Barbecue combination- crispy pork belly, roast goose and marinated jellyfish

Barbecue combination- crispy pork belly, roast goose and marinated jellyfish

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The next dish is a little controversial, as I soon found out after tweeting a picture of this dish enthusiastically, in that the so-called “Chilean Seabass”, is actually the Patagonian Toothfish, cleverly marketed to make it appear more appealing, in name, to us mere mortals and not only that, it seems to be a fish that is teetering on the edge of sustainable, depending on whether you want to wade in on the ‘legal fishing’ debate. I was educated very swiftly by Wafflerica – thanks! Anyway, this awkwardness aside, this dish (Steamed Chilean Seabass with with Fermented Black Bean Sauce) was outstanding, the fish was amazingly fresh, meaty and succulent and I loved the fermented black bean sauce, which is always such a dynamic contrast in flavours to that ‘clean’ fish taste.

Steamed Chilean Seabass with with Fermented Black Bean Sauce

Steamed Chilean Seabass with with Fermented Black Bean Sauce

Next up was the welcome sight of the Braised E-Fu noodles with crab-meat in lobster sauce. Crab meat AND lobster sauce? Winning combination. I ate it so fast, such was my pure enjoyment of this dish, that I was not really registering any deeper analytics of the dish except YUM!

Braised E-Fu noodles with crab-meat in lobster sauce

Braised E-Fu noodles with crab-meat in lobster sauce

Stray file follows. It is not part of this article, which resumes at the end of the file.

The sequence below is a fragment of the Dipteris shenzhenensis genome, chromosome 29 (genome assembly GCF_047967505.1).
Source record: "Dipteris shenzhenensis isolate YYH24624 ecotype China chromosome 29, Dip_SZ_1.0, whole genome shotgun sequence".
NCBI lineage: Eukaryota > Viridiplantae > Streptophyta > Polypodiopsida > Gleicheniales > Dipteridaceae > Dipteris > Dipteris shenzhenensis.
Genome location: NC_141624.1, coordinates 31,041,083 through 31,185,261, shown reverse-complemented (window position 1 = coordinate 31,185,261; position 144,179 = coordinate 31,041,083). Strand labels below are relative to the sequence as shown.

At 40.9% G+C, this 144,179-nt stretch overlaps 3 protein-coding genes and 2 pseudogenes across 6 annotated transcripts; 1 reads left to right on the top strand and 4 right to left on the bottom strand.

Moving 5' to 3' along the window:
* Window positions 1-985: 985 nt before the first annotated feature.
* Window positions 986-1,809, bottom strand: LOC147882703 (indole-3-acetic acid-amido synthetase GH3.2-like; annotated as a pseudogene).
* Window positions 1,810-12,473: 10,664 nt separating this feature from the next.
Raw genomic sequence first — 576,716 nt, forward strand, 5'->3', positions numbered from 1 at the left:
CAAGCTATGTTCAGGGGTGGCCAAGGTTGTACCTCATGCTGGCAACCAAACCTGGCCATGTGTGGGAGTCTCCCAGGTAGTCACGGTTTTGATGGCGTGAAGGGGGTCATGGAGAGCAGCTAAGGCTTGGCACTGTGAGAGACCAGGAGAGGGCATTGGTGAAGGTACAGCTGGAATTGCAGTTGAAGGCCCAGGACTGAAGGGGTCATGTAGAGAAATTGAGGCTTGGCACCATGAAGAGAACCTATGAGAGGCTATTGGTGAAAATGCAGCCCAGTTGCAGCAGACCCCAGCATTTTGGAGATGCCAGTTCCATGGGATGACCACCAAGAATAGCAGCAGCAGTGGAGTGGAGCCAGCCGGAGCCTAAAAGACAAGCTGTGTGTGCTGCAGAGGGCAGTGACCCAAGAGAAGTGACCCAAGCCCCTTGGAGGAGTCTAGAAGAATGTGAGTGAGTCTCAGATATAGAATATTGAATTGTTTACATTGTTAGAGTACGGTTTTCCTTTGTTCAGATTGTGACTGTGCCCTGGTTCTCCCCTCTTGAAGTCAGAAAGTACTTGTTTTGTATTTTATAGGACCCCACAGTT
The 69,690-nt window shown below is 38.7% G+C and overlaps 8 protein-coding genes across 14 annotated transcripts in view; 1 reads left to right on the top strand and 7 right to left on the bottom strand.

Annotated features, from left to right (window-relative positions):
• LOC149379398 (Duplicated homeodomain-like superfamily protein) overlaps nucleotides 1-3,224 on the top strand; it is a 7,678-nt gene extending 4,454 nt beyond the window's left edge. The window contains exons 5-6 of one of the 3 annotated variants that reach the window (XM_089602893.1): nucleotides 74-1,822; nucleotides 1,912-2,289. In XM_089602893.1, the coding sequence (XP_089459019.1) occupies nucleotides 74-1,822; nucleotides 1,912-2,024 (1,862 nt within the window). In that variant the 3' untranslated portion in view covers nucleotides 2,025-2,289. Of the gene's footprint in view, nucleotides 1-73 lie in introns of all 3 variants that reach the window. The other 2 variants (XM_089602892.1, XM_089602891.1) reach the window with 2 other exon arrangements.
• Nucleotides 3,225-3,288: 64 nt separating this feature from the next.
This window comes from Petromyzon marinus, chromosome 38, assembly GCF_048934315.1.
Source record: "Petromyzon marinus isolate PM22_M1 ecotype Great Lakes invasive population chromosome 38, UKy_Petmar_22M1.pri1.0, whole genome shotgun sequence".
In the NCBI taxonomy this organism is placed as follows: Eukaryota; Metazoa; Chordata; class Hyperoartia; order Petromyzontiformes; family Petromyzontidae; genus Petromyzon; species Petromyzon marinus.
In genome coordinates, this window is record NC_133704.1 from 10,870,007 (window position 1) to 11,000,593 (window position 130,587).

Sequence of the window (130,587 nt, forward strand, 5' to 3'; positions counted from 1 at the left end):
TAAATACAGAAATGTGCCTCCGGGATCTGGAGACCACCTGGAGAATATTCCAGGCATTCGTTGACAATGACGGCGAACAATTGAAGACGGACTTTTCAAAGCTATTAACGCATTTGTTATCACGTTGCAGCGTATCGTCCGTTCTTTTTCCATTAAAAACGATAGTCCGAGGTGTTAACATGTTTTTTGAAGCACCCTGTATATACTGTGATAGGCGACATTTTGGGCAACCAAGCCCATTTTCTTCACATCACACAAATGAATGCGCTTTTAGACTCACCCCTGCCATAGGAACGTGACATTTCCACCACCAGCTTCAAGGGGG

And so we were coming to end of this excellent lunch, and I had to make room for one of my favourite Chinese desserts of all time- the Chilled Mango and Sago Cream with Pomelo. Deconstructing this, there is basically a glorious mango pudding, firm and inviting, drowned in a fresh mango-sago-pomelo cream. Fruity fun.

Chilled Mango and Sago Cream with Pomelo

Chilled Mango and Sago Cream with Pomelo

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To end, there was a lovely Chrysanthemum jelly with barley and a sesame biscuit to cap off an impressive lunch. Three-stars absolutely well deserved.

Chrysanthemum jelly with barley and a sesame biscuit

Chrysanthemum jelly with barley and a sesame biscuit

As the Terminator said- I’ll be back.

Chopstixfix rating: 4/5


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Lung King Heen, Four Seasons Hotel Hong Kong, 8 Finance Street, Central. Tel: +852 3196 8880, 3196 8886 http://www.fourseasons.com/hongkong

This meal was by invitation- many thanks to Four Seasons Hong Kong. (Interior photos also from Four Seasons. )